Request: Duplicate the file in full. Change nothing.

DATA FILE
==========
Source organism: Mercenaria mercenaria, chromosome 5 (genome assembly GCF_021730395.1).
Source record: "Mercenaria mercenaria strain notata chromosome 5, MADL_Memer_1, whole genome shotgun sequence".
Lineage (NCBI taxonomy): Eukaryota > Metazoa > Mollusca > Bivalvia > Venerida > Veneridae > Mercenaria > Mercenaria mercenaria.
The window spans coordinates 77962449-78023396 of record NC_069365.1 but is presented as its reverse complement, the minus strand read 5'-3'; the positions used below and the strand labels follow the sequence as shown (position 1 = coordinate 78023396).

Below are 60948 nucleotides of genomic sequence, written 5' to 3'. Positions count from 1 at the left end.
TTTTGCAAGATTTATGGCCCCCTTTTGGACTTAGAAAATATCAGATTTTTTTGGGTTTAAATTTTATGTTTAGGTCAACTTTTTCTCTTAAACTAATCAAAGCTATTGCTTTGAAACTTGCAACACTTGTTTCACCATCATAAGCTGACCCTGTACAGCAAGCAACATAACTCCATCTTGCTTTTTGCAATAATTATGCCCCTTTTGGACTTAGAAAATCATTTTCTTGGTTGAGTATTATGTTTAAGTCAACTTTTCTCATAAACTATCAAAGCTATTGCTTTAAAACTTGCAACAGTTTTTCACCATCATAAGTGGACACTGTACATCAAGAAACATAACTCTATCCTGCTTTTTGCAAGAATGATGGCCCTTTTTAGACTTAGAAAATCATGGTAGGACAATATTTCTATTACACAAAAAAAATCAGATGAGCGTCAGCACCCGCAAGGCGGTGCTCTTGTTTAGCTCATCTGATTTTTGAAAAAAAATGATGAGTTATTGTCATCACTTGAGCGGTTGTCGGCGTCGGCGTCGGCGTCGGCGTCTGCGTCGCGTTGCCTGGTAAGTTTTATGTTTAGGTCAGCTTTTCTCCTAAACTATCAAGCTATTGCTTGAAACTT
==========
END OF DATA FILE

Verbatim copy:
Source organism: Mercenaria mercenaria, chromosome 5 (genome assembly GCF_021730395.1).
Source record: "Mercenaria mercenaria strain notata chromosome 5, MADL_Memer_1, whole genome shotgun sequence".
Lineage (NCBI taxonomy): Eukaryota > Metazoa > Mollusca > Bivalvia > Venerida > Veneridae > Mercenaria > Mercenaria mercenaria.
The window spans coordinates 77962449-78023396 of record NC_069365.1 but is presented as its reverse complement, the minus strand read 5'-3'; the positions used below and the strand labels follow the sequence as shown (position 1 = coordinate 78023396).

Below are 60948 nucleotides of genomic sequence, written 5' to 3'. Positions count from 1 at the left end.
TTTTGCAAGATTTATGGCCCCCTTTTGGACTTAGAAAATATCAGATTTTTTTGGGTTTAAATTTTATGTTTAGGTCAACTTTTTCTCTTAAACTAATCAAAGCTATTGCTTTGAAACTTGCAACACTTGTTTCACCATCATAAGCTGACCCTGTACAGCAAGCAACATAACTCCATCTTGCTTTTTGCAATAATTATGCCCCTTTTGGACTTAGAAAATCATTTTCTTGGTTGAGTATTATGTTTAAGTCAACTTTTCTCATAAACTATCAAAGCTATTGCTTTAAAACTTGCAACAGTTTTTCACCATCATAAGTGGACACTGTACATCAAGAAACATAACTCTATCCTGCTTTTTGCAAGAATGATGGCCCTTTTTAGACTTAGAAAATCATGGTAGGACAATATTTCTATTACACAAAAAAAATCAGATGAGCGTCAGCACCCGCAAGGCGGTGCTCTTGTTTAGCTCATCTGATTTTTGAAAAAAAATGATGAGTTATTGTCATCACTTGAGCGGTTGTCGGCGTCGGCGTCGGCGTCGGCGTCTGCGTCGCGTTGCCTGGTAAGTTTTATGTTTAGGTCAGCTTTTCTCCTAAACTATCAAGCTATTGCTTGAAACTT